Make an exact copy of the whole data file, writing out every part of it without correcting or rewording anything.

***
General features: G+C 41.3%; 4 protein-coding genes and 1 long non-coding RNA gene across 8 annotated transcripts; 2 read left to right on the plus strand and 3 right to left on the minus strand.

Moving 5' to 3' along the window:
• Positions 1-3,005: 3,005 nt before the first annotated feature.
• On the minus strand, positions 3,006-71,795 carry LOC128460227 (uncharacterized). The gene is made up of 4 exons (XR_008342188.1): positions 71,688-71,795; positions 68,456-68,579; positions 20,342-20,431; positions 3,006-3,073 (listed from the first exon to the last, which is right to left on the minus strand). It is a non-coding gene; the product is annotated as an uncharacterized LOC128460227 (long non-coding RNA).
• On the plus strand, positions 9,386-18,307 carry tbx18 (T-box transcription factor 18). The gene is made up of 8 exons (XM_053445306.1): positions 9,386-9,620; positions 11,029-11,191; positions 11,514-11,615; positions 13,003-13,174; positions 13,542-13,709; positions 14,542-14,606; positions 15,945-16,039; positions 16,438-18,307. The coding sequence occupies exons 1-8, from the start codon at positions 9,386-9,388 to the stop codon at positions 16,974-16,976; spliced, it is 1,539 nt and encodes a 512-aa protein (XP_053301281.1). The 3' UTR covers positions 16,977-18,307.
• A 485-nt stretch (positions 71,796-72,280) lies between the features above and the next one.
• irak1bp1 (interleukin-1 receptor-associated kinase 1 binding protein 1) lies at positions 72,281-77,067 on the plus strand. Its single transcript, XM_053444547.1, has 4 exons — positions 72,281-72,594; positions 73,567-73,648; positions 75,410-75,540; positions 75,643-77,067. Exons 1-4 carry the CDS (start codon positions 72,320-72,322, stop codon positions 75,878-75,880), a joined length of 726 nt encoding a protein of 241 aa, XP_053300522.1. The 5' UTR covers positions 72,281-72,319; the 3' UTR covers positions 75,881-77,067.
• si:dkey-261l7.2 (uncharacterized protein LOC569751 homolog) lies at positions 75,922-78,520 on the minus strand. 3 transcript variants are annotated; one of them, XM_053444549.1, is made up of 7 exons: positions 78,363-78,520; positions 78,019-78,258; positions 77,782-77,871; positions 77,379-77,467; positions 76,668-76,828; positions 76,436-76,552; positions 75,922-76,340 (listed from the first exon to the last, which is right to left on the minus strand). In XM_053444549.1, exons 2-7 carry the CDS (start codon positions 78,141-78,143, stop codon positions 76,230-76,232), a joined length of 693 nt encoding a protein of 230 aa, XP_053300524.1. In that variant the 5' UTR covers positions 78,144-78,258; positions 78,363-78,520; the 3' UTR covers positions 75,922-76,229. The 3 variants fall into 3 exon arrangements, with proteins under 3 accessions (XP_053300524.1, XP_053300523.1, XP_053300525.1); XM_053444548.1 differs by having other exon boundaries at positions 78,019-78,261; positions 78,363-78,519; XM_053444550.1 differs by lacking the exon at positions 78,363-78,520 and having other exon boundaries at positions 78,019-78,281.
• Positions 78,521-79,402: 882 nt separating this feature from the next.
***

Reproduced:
General features: G+C 41.3%; 4 protein-coding genes and 1 long non-coding RNA gene across 8 annotated transcripts; 2 read left to right on the plus strand and 3 right to left on the minus strand.

Moving 5' to 3' along the window:
• Positions 1-3,005: 3,005 nt before the first annotated feature.
• On the minus strand, positions 3,006-71,795 carry LOC128460227 (uncharacterized). The gene is made up of 4 exons (XR_008342188.1): positions 71,688-71,795; positions 68,456-68,579; positions 20,342-20,431; positions 3,006-3,073 (listed from the first exon to the last, which is right to left on the minus strand). It is a non-coding gene; the product is annotated as an uncharacterized LOC128460227 (long non-coding RNA).
• On the plus strand, positions 9,386-18,307 carry tbx18 (T-box transcription factor 18). The gene is made up of 8 exons (XM_053445306.1): positions 9,386-9,620; positions 11,029-11,191; positions 11,514-11,615; positions 13,003-13,174; positions 13,542-13,709; positions 14,542-14,606; positions 15,945-16,039; positions 16,438-18,307. The coding sequence occupies exons 1-8, from the start codon at positions 9,386-9,388 to the stop codon at positions 16,974-16,976; spliced, it is 1,539 nt and encodes a 512-aa protein (XP_053301281.1). The 3' UTR covers positions 16,977-18,307.
• A 485-nt stretch (positions 71,796-72,280) lies between the features above and the next one.
• irak1bp1 (interleukin-1 receptor-associated kinase 1 binding protein 1) lies at positions 72,281-77,067 on the plus strand. Its single transcript, XM_053444547.1, has 4 exons — positions 72,281-72,594; positions 73,567-73,648; positions 75,410-75,540; positions 75,643-77,067. Exons 1-4 carry the CDS (start codon positions 72,320-72,322, stop codon positions 75,878-75,880), a joined length of 726 nt encoding a protein of 241 aa, XP_053300522.1. The 5' UTR covers positions 72,281-72,319; the 3' UTR covers positions 75,881-77,067.
• si:dkey-261l7.2 (uncharacterized protein LOC569751 homolog) lies at positions 75,922-78,520 on the minus strand. 3 transcript variants are annotated; one of them, XM_053444549.1, is made up of 7 exons: positions 78,363-78,520; positions 78,019-78,258; positions 77,782-77,871; positions 77,379-77,467; positions 76,668-76,828; positions 76,436-76,552; positions 75,922-76,340 (listed from the first exon to the last, which is right to left on the minus strand). In XM_053444549.1, exons 2-7 carry the CDS (start codon positions 78,141-78,143, stop codon positions 76,230-76,232), a joined length of 693 nt encoding a protein of 230 aa, XP_053300524.1. In that variant the 5' UTR covers positions 78,144-78,258; positions 78,363-78,520; the 3' UTR covers positions 75,922-76,229. The 3 variants fall into 3 exon arrangements, with proteins under 3 accessions (XP_053300524.1, XP_053300523.1, XP_053300525.1); XM_053444548.1 differs by having other exon boundaries at positions 78,019-78,261; positions 78,363-78,519; XM_053444550.1 differs by lacking the exon at positions 78,363-78,520 and having other exon boundaries at positions 78,019-78,281.
• Positions 78,521-79,402: 882 nt separating this feature from the next.